AIRCRAFT TECHNICAL MANAGEMENT
All maintenance must be conducted in accordance with the regulations of the national aviation authority of aircraft registration. Any aircraft registered in and operated under a commercial AOC in Europe must be maintained in accordance with EU legislation, the AOC operator itself being ultimately responsible for maintenance compliance. Other national regulations apply to different jurisdictions.
Aircraft are in all cases required to undergo regular scheduled inspections and servicing in accordance with an approved maintenance programme determined for the precise aircraft type established with the national authority responsible. Maintenance is scheduled based on hours flown, pressurisation cycles on the airframe, landings and calendar dates. Such programmes generally follow the airframe, engine and component manufacturers’ recommendations and guidance, where appropriate modified to the operator’s pattern of usage and/or by operator experience in consultation and by agreement of the manufacturer and the operator’s national authority.
Typically, an aircraft will undergo a daily pre-flight check, perhaps conducted by the crew but in any event to carefully defined procedures under the control of the maintenance organisation appointed to look after the aircraft. Other scheduled checks will typically be required at intervals of between 50 and 1200 hours, carried out an approved maintenance facility, generally resulting in short hangar visits about once a month and a major visit, perhaps resulting in 2 to 3 weeks downtime, approximately once per year. Variations may be granted by the maintenance organisation extending the period to next check by a maximum of 10% of the lowest frequency check, even if the aircraft is away from its maintenance base. Where defects are found during such inspection and/or in operation, they must be corrected as required, most often prior to next flight to ensure the continued airworthiness of the aircraft.
Away from base, while certain defects will ground the aeroplane immediately, others may be carried to the next inspection or for an otherwise limited period. The Minimum Equipment List (MEL) is an approved document forming part of the aircraft’s airworthiness approval, stating which on-board equipment may be unserviceable while still permitting safe flight.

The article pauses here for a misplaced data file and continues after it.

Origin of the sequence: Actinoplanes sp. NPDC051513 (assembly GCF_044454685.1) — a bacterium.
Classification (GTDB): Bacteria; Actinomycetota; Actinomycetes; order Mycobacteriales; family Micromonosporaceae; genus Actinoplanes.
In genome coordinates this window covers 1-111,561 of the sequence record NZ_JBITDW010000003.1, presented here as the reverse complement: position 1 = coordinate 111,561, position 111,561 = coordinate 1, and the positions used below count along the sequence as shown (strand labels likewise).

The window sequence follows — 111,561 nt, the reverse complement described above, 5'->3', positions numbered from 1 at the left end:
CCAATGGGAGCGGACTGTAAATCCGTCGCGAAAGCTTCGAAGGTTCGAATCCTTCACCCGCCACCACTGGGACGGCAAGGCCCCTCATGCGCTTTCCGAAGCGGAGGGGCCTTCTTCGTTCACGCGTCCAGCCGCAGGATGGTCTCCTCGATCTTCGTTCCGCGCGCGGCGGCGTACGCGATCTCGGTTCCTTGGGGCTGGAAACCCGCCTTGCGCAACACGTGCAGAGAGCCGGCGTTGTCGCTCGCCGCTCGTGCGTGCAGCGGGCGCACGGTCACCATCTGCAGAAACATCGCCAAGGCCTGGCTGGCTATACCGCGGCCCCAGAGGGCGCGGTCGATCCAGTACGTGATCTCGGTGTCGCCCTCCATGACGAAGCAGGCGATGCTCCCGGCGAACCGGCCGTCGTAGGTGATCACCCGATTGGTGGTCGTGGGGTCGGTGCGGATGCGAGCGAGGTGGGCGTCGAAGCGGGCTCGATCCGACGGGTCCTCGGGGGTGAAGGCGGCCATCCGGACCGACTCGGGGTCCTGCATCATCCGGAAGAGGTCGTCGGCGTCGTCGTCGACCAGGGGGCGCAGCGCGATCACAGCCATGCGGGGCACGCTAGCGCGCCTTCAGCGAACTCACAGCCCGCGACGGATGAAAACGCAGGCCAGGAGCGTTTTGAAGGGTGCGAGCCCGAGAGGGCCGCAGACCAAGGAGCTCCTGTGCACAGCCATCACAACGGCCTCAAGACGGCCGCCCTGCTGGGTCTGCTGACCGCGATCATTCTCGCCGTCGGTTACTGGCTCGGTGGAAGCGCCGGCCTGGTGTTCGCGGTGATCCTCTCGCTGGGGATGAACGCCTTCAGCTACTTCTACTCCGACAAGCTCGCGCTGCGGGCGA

Major components, including engines and engine accessories, each have defined overhaul lives with flight-hour, flight-cycle and calendar limits computer tracked so that work can be conducted at appropriate times to coincide with scheduled hangar visits. Replacement or loaner components can be ordered in advance, while owned units are returned for trade-in or overhauled. Some aircraft and engine manufacturers operate ‘power-by-the-hour’ parts schemes providing all life limited parts, together with scheduled replacements and those to replace prematurely failed units, for a fixed all-inclusive hourly price.
With careful advance planning and fore-thought, hangar visits and component changes can be scheduled so as to be of minimum impact on the owner’s operation. A good management company will take into account the owner’s precise requirements in scheduling maintenance and in ensuring maximum availability to its client.
AIR FLEET’s Continuing Airworthiness Management Exposition (CAME), actually a maintenance policy & procedures manual, establishes policies and procedures pertinent to its maintenance procedures and identifies maintenance contractors and respective responsibilities. All maintenance activities are carried out in accordance with this manual.
Client aircraft are inspected, overhauled and repaired in accordance with the manufacturer's procedures and recommendations, and detailed Maintenance Programme properly and fully approved by the relevant regulatory authorities. Current aircraft specific maintenance manuals, each with a current revision record, Service Letters, Service Bulletins, and Airworthiness Directives are available to all maintenance personnel engaged in the servicing, repair or inspection of client aircraft.
Facilities used by AIR FLEET for client aircraft maintenance are regularly audited to not only confirm regulatory compliance but also the employment of highest possible standards throughout their respective activities:
- Facilities shall be of a sufficient size, capability and staffing to ensure effective all weather aircraft maintenance operations on the type of aircraft concerned.
- Such facilities shall be fully approved by the applicable regulatory authorities for the work to be performed, and have necessary fully equipped workshops, hangar equipment, general tooling, specific type tooling, test equipment (calibrated where appropriate). Secure air-conditioned stores shall be provided, with all parts properly stored and tagged. A quarantine area shall be designated.
- Minimum qualifications for persons employed in the supervision of maintenance of aircraft operated by the Company shall be a current EASA Engineer’s Licence (or equivalent), endorsed with the respective airframe and engine type as appropriate, with an overall background of at least ten years experience in aviation maintenance and not less than three years in servicing and inspection of the appropriate aircraft type. Maintenance training shall be continually monitored and records available.
Maintaining a focus on safety and cost control, our objective is also to return client aircraft to service on time, with minimum ground time.
We charge a maintenance management fee covering administration of engine and airframe guarantee programmes and applicable OEM warranties. We also bid, track and schedule all required maintenance with all work performed by outside vendors recharged to the owner.